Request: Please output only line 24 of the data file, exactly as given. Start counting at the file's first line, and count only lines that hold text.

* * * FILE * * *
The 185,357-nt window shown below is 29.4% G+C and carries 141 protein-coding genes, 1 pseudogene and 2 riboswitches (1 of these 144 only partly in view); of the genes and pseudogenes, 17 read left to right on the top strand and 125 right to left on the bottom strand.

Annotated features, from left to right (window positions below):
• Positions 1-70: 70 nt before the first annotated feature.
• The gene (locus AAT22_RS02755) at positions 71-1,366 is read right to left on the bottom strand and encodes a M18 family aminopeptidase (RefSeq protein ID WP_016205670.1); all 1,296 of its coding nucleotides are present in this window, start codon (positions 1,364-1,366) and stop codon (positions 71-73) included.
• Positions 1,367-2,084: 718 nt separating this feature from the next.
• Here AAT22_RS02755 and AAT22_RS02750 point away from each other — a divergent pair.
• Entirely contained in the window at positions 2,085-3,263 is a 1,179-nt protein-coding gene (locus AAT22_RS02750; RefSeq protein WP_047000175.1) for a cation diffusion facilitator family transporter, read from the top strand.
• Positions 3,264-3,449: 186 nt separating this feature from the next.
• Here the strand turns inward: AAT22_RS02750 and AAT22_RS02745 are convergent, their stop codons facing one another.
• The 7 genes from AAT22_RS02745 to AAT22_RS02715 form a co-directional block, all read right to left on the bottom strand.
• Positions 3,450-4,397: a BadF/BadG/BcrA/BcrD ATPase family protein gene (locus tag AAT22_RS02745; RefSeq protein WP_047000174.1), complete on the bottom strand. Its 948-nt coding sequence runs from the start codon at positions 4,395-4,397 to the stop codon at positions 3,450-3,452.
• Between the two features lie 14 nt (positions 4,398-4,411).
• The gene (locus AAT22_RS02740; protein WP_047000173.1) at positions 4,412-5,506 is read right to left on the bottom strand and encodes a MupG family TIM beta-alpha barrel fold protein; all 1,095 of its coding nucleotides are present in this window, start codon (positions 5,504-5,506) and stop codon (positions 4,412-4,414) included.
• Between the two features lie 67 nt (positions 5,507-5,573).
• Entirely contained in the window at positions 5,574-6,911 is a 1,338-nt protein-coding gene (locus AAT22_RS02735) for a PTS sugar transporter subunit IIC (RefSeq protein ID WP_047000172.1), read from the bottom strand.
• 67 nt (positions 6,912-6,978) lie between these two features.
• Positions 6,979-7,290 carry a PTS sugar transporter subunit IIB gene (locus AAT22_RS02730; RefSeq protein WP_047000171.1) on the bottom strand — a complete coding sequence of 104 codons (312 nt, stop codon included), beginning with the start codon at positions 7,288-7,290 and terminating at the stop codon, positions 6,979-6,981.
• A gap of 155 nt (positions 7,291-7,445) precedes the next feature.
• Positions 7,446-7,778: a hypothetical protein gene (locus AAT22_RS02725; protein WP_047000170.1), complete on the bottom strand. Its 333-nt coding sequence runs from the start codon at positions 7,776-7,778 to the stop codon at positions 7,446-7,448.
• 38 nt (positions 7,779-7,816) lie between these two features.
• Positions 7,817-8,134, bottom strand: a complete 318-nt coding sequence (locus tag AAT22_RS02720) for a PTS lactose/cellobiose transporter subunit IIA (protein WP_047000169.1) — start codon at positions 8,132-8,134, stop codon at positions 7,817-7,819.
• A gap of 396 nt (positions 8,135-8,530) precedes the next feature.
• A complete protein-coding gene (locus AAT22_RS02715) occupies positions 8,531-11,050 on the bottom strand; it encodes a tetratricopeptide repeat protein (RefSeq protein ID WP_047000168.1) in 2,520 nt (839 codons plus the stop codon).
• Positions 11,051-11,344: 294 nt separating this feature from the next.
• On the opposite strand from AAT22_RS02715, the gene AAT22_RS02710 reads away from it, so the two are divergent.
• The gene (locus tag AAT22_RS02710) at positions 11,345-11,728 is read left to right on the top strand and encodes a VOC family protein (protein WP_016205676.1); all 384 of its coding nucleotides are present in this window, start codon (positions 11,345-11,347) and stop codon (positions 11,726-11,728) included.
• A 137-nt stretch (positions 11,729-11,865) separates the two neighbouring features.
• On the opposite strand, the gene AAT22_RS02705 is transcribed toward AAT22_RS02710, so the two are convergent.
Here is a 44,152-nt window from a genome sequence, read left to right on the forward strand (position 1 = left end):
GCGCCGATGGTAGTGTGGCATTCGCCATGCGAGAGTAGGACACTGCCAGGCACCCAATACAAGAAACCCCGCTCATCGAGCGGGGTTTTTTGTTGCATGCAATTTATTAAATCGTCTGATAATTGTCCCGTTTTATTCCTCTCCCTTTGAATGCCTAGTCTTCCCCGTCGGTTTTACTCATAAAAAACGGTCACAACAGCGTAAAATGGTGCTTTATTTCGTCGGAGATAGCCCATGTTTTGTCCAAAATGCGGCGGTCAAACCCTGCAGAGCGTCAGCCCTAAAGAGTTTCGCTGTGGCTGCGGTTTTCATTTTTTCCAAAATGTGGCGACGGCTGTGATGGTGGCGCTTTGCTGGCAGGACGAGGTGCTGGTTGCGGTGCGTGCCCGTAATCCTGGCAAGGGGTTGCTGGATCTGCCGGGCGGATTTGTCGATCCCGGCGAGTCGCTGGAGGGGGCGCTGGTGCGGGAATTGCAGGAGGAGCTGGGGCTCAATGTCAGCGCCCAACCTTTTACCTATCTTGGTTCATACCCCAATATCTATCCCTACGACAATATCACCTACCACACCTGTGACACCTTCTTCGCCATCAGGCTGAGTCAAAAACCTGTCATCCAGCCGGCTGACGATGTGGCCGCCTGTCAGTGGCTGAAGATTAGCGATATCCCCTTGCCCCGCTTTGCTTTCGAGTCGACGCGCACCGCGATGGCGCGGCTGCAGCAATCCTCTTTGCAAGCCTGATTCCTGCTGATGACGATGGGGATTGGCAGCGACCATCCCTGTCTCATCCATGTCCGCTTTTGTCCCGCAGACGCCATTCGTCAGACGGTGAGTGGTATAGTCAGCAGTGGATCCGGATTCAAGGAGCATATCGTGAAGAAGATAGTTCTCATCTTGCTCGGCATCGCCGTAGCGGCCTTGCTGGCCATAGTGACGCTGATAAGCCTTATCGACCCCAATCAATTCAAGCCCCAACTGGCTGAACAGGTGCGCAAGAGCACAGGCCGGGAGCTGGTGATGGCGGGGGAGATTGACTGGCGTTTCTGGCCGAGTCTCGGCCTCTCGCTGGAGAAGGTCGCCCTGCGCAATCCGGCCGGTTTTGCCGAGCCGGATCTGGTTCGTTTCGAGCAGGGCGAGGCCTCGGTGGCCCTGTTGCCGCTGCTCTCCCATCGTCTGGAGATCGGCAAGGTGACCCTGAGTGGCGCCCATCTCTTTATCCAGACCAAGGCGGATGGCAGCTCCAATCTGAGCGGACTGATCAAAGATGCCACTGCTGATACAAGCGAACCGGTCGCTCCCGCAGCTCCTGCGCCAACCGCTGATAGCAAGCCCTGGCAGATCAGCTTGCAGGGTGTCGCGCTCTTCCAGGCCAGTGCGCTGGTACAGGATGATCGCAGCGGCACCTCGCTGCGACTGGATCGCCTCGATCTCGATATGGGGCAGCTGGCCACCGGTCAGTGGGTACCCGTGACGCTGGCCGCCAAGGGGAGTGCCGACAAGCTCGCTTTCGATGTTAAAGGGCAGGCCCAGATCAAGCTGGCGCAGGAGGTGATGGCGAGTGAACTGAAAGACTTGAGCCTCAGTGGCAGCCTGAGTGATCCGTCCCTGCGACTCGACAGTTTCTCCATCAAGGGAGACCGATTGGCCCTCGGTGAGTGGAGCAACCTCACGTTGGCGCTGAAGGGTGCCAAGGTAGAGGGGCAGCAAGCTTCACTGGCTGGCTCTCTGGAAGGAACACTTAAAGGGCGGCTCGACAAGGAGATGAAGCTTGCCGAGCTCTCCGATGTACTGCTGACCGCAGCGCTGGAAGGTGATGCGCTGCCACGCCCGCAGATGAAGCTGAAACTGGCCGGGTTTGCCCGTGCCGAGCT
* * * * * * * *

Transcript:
• Positions 11,051-11,344: 294 nt separating this feature from the next.